In 1951, Alexander Calder (1898-1976) was bursting onto the international art scene. Two years earlier, the Philadelphia native constructed his largest mobile, “International Mobile,” for the Philadelphia Museum of Art’s Third International Exhibition of Sculpture. His works were featured in the best galleries and a retrospective was mounted at the Museum of Modern Art in New York. Shows in Paris followed.
But before he began focusing on large-scale commissioned works — such as “.125” at John F. Kennedy Airport in New York and “El Sol Rojo” in Mexico City — Calder met Stanley Marcus (1905-2002). At the time, Marcus had just assumed the CEO post at Neiman Marcus, the department store founded by his father and aunt.
Impressed with the artist’s work, Marcus purchased a Calder mobile in 1951. “Today, it’s the most prized piece in the Neiman Marcus Collection,” says Julie Kronick, corporate art curator at the Dallas-based luxury retailer. “We like to say that’s when the collection officially started.”
“Stanley Marcus had impeccable taste,” adds Greg Rohan, president of Dallas-based Heritage Auction Galleries, “and that extended to his art collection.”
The Neiman Marcus Collection today includes more than 2,500 pieces spanning all mediums, including paintings, drawings, sculptures, mobiles and even ancient artifacts and textiles from across the world. Works range from Mexican artist Rufino Tamayo (1899-1991) to French artist and sculptor Jean Dubuffet (1901-1985). Unlike most corporate collections, pieces from the Neiman Marcus Collection are spread across the country, displayed at the company’s 41 full-line Neiman Marcus stores. “Most of the pieces are not housed in a warehouse or in the executive offices,” Kronick says. “The majority of the work is in our stores, on view for customers and associates to enjoy.”
Q: You first came to Neiman Marcus as a private consultant in 1990, correct?
A: I was initially hired on contract to work for four months. I had worked at the Whitney Museum of American Art in New York, and then at one of Leo Castelli’s galleries. I came to Neiman’s as a consultant to work on new store openings. Mr. Marcus had already left the company by then.
Q: How has the acquisitions process changed since Stanley Marcus left?
A: There are two big changes. First, while Mr. Marcus was at the helm, he made most of the decisions regarding art acquisitions. Mr. Marcus had an appreciation for all types of fine art, from textiles to sculptures to mixed media. He was at liberty to buy what moved him, and he made some significant purchases. I could never acquire a Jean Dubuffet today or an Alexander Calder. When I first came to Neiman’s, I thought it would be more wise to acquire three to four important pieces a year and really highlight them within the company and for our customers. But I soon recognized that we have so many spaces and so many stores that it’s better to buy more work and cover more ground. The second big change is that Mr. Marcus bought art without particular spaces in mind. That is why I found a lot of artwork housed in a warehouse, awaiting the appropriate space to be installed. On the other hand, I buy art for site-specific locations.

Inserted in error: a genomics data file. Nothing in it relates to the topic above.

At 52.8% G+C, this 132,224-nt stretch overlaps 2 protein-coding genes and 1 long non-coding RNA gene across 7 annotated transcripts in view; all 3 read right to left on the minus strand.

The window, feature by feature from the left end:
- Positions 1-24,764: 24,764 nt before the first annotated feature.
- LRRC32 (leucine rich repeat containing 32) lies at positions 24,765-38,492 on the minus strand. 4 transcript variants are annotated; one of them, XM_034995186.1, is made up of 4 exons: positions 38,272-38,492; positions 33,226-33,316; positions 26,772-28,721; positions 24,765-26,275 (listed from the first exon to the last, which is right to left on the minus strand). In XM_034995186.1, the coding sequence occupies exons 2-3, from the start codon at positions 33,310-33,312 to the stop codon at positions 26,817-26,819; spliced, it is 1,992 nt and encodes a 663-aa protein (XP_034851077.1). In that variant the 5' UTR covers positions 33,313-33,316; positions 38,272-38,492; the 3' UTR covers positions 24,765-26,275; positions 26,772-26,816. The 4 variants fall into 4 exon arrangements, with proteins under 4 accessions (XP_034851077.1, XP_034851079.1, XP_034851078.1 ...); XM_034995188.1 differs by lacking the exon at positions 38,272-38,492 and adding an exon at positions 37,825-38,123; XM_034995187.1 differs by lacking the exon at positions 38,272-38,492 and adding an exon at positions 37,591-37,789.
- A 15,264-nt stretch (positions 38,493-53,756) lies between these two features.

Q: What is your annual acquisitions budget?
A: I am not at liberty to tell you. The budget does vary, and when we open a new store, the art budget generally is based on the square footage of the store.
Q: What is the most you’ve spent on one piece of art?
A: It would probably be an outdoor piece, something that is much larger in scale. We do not always have the space to accommodate these monumental pieces, but when we do, they make quite a statement.
Q: How many pieces do you acquire each year?
A: It depends if we are opening a new store or working on a major remodel. An average per store is approximately 100 to 150 works. We may acquire several pieces by the same artist, so we may have 25 to 30 artists represented in a given store.
Q: So explain how you go about looking for pieces to fill a particular store.
A: Generally, about a year before a store opens, I begin the process of networking in a particular region. I sometimes start with the gallery guide for a given city and call on galleries from those listings. I also approach art dealers who live in various parts of the country. The ones who I work with understand our parameters, as far as taste level, style and price point. Sometimes I contact the curator at a local museum and inquire about some of the younger local artists who are doing exciting work. In addition to the above sources, I visit artist and gallery Web sites. All of this legwork is done before I make my first trip to the area.